During X block a few weeks ago, a representative from the College of the Atlantic came to give us information about the school and the general subject of environmental science.
The speaker went on to talk about his personal experiences with the environment. In one of the stories, he told about a trip to Mongolia, where he maneuvered around the language barrier between him and the local experts to identify why a species of fish was rapidly dying. After a three year period, the problem was identified to have arisen as a result of trophy hunting, and so a sanctuary a was created to protect the fish from being hunted.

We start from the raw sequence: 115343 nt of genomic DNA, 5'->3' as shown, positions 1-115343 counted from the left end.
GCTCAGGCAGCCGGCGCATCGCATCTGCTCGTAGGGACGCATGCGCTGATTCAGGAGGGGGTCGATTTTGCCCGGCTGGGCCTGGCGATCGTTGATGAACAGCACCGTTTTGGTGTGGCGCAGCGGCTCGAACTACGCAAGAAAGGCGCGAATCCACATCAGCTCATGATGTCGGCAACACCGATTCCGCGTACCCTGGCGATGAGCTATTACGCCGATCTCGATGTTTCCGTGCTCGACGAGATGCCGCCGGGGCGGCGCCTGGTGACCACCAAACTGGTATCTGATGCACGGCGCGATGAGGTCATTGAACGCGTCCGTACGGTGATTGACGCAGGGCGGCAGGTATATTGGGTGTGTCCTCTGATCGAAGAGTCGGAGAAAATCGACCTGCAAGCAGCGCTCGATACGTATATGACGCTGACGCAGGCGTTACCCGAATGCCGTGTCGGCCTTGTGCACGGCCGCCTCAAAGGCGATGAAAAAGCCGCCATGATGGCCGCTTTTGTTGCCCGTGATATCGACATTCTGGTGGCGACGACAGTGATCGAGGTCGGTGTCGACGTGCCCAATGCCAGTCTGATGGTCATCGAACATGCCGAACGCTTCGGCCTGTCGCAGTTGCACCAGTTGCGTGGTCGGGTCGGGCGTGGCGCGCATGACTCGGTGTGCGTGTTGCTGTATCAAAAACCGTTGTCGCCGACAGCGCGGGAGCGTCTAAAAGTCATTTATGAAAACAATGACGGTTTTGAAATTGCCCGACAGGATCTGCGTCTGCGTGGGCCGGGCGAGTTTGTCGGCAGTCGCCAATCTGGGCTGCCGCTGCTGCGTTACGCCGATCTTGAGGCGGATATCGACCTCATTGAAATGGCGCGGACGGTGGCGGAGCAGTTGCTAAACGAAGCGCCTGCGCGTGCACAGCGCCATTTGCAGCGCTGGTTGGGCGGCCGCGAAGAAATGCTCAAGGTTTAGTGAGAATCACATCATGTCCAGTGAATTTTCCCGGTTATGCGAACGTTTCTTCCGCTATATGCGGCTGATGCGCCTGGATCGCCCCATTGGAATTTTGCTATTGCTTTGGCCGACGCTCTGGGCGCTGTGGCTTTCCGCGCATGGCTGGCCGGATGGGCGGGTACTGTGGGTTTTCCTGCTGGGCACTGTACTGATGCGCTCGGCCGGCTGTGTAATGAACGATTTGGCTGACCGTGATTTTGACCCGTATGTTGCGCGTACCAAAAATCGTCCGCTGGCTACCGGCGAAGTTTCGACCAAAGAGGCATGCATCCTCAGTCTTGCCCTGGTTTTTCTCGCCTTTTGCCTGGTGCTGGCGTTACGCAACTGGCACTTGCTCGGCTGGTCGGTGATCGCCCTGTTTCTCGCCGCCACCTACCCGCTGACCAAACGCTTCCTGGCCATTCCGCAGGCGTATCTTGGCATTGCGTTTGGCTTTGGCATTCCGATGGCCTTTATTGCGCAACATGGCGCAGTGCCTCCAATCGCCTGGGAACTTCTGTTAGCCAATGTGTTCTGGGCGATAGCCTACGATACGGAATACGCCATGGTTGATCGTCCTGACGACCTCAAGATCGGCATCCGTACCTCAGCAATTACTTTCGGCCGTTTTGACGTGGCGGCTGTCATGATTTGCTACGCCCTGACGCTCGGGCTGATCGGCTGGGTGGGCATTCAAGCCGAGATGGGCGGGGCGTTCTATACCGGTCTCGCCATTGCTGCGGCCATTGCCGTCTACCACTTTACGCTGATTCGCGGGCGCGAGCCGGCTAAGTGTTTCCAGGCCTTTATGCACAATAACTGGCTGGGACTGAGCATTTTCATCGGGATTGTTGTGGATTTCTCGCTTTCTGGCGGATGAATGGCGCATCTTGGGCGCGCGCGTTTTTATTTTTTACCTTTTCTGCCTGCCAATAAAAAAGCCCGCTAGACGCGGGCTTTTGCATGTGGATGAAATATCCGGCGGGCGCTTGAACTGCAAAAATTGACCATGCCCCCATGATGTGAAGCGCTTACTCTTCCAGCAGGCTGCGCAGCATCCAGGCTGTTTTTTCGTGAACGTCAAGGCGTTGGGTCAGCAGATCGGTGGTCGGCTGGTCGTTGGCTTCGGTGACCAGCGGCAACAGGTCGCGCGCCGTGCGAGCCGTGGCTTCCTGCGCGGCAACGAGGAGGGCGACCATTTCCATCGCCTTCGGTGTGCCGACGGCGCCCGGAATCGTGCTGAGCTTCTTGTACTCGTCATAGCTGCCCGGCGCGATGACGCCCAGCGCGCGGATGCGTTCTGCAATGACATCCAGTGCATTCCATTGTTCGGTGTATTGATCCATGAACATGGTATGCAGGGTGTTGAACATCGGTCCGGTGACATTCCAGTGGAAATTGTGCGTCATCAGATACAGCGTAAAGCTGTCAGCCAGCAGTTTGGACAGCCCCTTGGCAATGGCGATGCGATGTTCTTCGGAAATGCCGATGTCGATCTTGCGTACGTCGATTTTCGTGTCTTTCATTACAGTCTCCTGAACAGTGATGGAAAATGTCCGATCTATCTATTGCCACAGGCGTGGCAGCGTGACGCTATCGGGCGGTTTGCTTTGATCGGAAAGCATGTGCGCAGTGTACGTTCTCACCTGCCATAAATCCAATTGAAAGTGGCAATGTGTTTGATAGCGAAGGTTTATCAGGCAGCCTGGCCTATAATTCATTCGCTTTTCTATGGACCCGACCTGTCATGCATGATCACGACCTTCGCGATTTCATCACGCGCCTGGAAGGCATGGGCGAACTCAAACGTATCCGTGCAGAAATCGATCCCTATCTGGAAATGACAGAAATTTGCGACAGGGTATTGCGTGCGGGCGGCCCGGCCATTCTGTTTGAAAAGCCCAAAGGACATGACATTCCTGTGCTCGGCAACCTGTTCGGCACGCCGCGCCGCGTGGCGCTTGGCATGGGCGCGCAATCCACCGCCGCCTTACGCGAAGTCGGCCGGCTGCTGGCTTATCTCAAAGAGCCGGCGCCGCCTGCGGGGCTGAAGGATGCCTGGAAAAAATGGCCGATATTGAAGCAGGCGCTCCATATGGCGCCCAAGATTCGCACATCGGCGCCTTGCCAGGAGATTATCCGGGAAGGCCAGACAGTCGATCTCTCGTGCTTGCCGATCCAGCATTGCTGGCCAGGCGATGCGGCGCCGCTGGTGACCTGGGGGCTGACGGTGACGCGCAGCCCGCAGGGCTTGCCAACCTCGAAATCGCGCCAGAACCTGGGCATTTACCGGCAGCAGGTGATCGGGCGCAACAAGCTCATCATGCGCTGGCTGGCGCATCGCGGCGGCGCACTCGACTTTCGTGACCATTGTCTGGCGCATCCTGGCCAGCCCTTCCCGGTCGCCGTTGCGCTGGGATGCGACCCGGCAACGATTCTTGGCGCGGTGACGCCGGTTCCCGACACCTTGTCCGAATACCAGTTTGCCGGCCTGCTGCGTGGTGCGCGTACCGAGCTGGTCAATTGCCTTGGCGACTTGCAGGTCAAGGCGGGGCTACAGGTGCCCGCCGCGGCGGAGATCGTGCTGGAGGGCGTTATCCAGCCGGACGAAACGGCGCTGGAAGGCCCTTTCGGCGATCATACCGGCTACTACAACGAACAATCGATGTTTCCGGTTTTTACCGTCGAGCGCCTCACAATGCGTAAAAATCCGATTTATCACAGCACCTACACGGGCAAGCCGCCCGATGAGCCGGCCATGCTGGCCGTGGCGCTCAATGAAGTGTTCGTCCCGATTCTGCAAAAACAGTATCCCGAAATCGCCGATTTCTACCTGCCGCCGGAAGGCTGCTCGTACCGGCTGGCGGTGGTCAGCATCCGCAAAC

Part of the speaker’s understanding of his field came from a hands on approach. I found this very interesting, but it makes sense. You don’t ride a bicycle by just studying how a bike works; you take the studying and apply it to real life. This is how science becomes applied in the real world. The real world application of concepts is something that is strived for at the College of the Atlantic. The school has students design their own procedure of adventurous study instead of a major, which allows them to make their subjects of interest into a firsthand experience instead of learning about them through a book.
And all the science classes I have been in, we learn the materials and concepts, and then bring everything together with the lab to see the concepts in real life. Our labs are so important because they give us a new way to actually understand for ourselves, versus just reading about it. The saying “see it to believe it” is true, but you will only understand it when you actually do it.